According to the dictionary, the word “ritual” is defined as, “a religious or solemn ceremony consisting of a series of actions performed according to a prescribed order.” BORING! My definition would be “any action or attitude that helps us to connect with the Divine and with each other.” How does that grab you?
Rituals are as important as the air we breathe, especially those we define as spiritual ones. When I was a teenager, I spent some time in the Assembly of God which is a charismatic Christian denomination. Those who attended worship there prided themselves as having “no rituals” unlike those “other churches who have robes and printed prayers.” But I assure you, I could tell you exactly what was coming next in any given worship service. Like it or not, we are all creatures of habit. We all find power in rituals, whether we admit we use them or not.
The challenge with rituals, however, is that when a particular ritual works for someone, they assume it works for everyone. It’s at this point that the wicked weed of “ritual snobbery” begins to grow in our hearts. This happens in both Pagan and Christian spiritual paths. Suddenly, there is only one way to set up an ancestor altar, celebrate communion, pray. etc. Rituals then become a battleground rather than the spiritual blessing they’re intended to be.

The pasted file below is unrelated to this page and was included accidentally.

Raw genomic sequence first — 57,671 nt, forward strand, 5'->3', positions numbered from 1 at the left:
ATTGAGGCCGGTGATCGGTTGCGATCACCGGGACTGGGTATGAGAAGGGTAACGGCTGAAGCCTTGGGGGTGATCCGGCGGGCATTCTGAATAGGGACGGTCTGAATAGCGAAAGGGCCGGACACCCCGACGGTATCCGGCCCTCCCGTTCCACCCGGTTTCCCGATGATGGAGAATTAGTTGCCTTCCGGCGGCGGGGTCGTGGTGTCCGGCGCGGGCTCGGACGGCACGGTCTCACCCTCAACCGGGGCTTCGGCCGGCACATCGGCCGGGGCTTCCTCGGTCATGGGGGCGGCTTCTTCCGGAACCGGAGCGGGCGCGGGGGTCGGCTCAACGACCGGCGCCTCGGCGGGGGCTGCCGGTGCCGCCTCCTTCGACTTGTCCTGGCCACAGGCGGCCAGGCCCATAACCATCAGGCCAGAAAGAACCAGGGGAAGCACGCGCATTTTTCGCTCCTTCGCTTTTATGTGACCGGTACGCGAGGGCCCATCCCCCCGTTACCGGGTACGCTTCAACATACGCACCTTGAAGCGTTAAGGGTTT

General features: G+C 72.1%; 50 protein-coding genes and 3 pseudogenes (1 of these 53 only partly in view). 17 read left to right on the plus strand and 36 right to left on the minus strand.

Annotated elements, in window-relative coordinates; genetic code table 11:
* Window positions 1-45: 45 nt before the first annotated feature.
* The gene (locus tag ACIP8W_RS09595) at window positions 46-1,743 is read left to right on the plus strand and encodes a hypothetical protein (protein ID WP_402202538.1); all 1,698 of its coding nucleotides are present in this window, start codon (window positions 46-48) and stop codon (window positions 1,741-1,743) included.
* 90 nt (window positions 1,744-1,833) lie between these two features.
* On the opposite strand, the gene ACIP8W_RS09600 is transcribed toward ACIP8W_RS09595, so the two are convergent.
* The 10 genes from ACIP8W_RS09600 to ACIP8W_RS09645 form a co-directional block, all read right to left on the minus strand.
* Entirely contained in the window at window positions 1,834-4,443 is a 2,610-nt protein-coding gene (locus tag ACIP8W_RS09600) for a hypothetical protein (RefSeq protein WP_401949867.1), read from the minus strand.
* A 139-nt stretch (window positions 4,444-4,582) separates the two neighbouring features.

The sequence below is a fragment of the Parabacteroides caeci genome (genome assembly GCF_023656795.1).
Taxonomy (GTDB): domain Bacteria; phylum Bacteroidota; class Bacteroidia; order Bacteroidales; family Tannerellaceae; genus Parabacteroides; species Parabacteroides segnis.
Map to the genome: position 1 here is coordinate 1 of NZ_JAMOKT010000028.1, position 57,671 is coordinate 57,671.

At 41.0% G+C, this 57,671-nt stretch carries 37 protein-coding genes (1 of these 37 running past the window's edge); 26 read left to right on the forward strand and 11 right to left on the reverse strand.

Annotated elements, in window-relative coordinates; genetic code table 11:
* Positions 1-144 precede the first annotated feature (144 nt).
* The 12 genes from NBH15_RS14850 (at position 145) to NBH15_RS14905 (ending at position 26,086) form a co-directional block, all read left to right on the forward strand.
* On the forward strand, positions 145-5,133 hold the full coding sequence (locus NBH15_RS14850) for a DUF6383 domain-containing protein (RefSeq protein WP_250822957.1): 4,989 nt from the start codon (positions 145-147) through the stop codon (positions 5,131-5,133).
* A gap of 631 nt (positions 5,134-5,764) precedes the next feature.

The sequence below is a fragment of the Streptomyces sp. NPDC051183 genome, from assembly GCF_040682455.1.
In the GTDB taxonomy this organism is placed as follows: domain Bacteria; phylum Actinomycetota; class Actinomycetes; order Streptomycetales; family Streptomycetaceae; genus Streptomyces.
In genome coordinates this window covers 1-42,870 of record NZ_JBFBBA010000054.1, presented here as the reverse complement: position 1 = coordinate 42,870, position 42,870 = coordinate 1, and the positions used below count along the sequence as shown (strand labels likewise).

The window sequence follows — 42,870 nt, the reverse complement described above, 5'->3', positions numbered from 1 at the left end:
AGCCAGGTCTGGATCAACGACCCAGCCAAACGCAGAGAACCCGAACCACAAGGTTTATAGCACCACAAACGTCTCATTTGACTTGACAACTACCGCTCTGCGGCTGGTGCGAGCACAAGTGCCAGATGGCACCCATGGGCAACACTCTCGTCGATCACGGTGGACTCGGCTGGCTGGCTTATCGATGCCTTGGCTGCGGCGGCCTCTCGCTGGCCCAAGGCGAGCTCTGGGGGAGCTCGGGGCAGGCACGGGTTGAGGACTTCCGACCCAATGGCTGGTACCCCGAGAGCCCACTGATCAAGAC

If we can lay down our athames and processional crosses for a moment, we might find rituals in each other’s traditions that will enhance ours. For example, the first time a Cherokee friend of mine introduced the Prayer to the Four Directions in a worship service I attended, I instantly fell in love with it. The prayer included bold visual images for nature that were associated with the colors of white (north), yellow (east), red (south), and black (west). As each direction and color were invoked, we faced in that direction. have used this ritual many times in progressive Christian churches and it’s been received very well. This particular prayer is similar to one in the Wiccan tradition that invokes the spirits of the north (earth), east (air), south (fire), and west (water).
Instead of thinking of it as “stealing,” perhaps we can think of it as “borrowing,” with a heart full of gratitude to those who were inspired to create a specific ritual action in the first place. Rituals should never be rigid. They’re supposed to be creative and powerful. If a particular ritual helps you to connect with the Sacred and feel closer to your gathered community, then it’s the perfect ritual for you. But don’t spoil the ritual party by looking down at someone else’s ritual that has equal power for them.
Copyright ©2012 by David Taliesin, http://www.sabbatsandsabbaths.com